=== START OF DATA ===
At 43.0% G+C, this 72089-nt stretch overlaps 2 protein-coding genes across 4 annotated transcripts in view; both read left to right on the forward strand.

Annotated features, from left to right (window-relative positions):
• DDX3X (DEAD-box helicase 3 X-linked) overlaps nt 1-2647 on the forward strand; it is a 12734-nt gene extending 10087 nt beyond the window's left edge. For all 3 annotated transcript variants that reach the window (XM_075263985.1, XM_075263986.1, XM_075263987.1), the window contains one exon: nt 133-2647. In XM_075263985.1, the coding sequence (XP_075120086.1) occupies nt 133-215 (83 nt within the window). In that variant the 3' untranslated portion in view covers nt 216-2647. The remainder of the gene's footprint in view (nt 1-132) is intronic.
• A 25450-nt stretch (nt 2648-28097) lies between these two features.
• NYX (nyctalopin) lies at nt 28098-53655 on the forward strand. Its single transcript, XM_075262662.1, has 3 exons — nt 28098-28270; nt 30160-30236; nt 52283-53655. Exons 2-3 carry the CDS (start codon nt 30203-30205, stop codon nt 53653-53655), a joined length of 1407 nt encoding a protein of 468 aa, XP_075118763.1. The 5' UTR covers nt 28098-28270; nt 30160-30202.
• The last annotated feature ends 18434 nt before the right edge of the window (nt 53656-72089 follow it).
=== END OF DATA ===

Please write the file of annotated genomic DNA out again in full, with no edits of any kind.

At 43.0% G+C, this 72089-nt stretch overlaps 2 protein-coding genes across 4 annotated transcripts in view; both read left to right on the forward strand.

Annotated features, from left to right (window-relative positions):
• DDX3X (DEAD-box helicase 3 X-linked) overlaps nt 1-2647 on the forward strand; it is a 12734-nt gene extending 10087 nt beyond the window's left edge. For all 3 annotated transcript variants that reach the window (XM_075263985.1, XM_075263986.1, XM_075263987.1), the window contains one exon: nt 133-2647. In XM_075263985.1, the coding sequence (XP_075120086.1) occupies nt 133-215 (83 nt within the window). In that variant the 3' untranslated portion in view covers nt 216-2647. The remainder of the gene's footprint in view (nt 1-132) is intronic.
• A 25450-nt stretch (nt 2648-28097) lies between these two features.
• NYX (nyctalopin) lies at nt 28098-53655 on the forward strand. Its single transcript, XM_075262662.1, has 3 exons — nt 28098-28270; nt 30160-30236; nt 52283-53655. Exons 2-3 carry the CDS (start codon nt 30203-30205, stop codon nt 53653-53655), a joined length of 1407 nt encoding a protein of 468 aa, XP_075118763.1. The 5' UTR covers nt 28098-28270; nt 30160-30202.
• The last annotated feature ends 18434 nt before the right edge of the window (nt 53656-72089 follow it).